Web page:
Challenges and unmet needs that psychiatrists face when treating patients with schizophrenia have been amplified during COVID-19 and recent protests across the country.
In this webinar, three experts share their strategies for treatment, adherence, and relapse of schizophrenia in difficult times; review highlights of proposed APA guidelines for the treatment of schizophrenia with long-acting injectables (LAIs); and discuss the use of LAIs during a pandemic, as well as alternate sites of care for their administration.
• Patients and their families should be educated on all aspects of schizophrenia management since one of the greatest barriers to adherence is lack of knowledge on benefits of treatment
• Long-acting injectables should be considered as first-line treatment of schizophrenia when appropriate due to data reflecting increased adherence and decreased relapse rates compared to oral medications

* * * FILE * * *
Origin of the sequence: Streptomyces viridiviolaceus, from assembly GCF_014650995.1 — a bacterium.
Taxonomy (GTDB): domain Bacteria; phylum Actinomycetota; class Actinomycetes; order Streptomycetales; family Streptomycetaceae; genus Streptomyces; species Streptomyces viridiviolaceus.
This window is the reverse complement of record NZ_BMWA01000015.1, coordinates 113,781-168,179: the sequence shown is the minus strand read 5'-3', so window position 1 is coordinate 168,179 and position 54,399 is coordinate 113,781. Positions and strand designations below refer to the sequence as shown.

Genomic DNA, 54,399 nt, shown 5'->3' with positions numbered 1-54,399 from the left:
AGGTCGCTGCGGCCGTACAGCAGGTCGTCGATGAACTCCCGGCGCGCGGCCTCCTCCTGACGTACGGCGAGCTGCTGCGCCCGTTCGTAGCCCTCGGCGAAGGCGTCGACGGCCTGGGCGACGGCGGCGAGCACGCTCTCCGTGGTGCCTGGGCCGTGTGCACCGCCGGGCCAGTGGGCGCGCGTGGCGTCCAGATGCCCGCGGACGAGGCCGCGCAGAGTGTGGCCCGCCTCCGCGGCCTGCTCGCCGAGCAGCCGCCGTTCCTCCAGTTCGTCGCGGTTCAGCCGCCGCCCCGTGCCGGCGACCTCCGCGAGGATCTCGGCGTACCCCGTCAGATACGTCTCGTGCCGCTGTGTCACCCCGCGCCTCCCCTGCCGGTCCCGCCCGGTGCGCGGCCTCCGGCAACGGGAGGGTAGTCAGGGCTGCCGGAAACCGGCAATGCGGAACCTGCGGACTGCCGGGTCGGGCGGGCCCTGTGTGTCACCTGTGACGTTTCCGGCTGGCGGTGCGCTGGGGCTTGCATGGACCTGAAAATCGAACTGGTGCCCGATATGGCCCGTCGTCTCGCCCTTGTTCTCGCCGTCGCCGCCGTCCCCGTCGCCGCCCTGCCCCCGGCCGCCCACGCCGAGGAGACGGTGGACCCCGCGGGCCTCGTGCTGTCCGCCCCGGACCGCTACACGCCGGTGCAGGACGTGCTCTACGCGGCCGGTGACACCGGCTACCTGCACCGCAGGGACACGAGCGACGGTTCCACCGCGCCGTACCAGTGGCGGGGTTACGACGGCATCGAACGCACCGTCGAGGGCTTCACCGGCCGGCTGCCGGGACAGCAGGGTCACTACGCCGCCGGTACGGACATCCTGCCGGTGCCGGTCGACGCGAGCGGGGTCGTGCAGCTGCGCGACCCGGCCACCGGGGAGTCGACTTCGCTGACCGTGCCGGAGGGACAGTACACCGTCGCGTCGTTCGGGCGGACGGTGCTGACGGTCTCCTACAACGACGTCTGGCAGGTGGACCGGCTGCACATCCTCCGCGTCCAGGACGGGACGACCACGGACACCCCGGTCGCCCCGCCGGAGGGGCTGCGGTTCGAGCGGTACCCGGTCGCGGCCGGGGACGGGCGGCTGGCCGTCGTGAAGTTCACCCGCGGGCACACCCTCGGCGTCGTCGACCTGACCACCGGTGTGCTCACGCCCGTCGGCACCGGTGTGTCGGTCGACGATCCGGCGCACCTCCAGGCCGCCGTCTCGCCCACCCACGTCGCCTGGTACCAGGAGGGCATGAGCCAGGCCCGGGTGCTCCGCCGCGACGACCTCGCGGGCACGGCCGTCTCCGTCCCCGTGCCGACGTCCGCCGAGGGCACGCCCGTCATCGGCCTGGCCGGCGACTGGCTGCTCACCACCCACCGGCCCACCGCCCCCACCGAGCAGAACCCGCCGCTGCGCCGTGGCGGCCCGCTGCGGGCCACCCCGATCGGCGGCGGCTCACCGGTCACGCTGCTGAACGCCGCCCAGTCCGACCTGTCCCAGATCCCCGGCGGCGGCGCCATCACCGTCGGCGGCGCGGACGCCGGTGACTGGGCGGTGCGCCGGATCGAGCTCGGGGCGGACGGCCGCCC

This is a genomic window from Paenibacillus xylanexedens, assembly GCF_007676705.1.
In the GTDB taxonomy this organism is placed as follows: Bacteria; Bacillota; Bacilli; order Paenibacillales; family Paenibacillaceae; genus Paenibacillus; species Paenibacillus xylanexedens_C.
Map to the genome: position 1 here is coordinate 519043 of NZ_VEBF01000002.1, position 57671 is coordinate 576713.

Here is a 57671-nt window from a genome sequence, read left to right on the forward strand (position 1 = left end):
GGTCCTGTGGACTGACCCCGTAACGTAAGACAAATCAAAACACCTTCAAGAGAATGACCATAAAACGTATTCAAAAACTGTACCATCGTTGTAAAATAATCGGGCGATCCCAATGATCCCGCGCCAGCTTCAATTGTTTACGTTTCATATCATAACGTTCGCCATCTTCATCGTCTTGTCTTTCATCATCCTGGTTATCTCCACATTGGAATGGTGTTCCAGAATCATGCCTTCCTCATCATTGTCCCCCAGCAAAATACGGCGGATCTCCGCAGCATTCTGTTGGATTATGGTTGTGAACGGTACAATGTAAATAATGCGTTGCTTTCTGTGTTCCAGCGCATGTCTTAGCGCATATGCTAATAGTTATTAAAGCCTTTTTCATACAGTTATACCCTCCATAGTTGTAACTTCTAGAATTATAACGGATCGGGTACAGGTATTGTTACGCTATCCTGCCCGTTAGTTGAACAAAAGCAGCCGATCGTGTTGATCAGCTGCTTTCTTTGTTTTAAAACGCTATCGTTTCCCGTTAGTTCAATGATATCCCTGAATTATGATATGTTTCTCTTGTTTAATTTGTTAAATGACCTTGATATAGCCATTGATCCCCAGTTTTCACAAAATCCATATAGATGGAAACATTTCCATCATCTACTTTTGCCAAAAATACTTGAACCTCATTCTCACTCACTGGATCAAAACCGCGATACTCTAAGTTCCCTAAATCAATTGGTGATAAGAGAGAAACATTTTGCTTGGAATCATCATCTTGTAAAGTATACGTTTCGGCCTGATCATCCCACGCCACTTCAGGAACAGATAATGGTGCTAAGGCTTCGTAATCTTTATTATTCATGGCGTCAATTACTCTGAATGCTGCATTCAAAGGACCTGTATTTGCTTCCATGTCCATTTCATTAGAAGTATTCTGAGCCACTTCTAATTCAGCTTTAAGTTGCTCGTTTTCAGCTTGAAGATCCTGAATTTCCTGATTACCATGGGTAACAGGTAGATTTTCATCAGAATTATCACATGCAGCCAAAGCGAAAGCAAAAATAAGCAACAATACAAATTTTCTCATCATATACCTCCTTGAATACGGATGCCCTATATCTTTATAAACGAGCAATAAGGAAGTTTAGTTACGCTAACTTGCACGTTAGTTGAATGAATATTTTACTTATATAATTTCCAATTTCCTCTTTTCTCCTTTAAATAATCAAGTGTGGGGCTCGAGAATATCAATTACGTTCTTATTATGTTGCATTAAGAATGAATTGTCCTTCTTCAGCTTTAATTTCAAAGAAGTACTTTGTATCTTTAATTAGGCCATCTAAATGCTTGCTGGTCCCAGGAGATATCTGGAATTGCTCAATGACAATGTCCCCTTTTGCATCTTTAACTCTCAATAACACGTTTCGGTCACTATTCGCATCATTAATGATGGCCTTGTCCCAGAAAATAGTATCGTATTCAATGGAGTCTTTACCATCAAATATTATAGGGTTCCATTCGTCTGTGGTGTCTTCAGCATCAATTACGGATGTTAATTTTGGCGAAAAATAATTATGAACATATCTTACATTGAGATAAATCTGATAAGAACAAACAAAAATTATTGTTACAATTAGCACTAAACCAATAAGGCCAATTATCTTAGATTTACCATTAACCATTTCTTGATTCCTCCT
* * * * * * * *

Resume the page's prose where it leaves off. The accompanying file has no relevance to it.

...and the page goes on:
• Consider patients’ previous history of medications, tolerability, and drug efficacy in choosing long-acting injectable treatments
• Given the COVID environment, although there are risks to having patients come into clinic for long-acting injectable administration; however, there are alternate sites of care available for administration to maintain clinical benefits and increased safety (reduced risk) for patients
• Overcoming barriers to long-acting injectable therapy such as past negative experiences with injections, insurance coverage, cost, and availability of administration facilities during times of COVID are critical to ensure the best possible outcomes for patients
Clinical Toxicologist and Psychopharmacologist
Manager of the Behavioral Health & Emergency Department Pharmacy Services
Memorial Regional Hospital
Director of Behavioral Sciences for the Department of Family Medicine
State University of New York Downstate Medical Center
Brooklyn, New York
President and CEO
Mental Health Center of Denver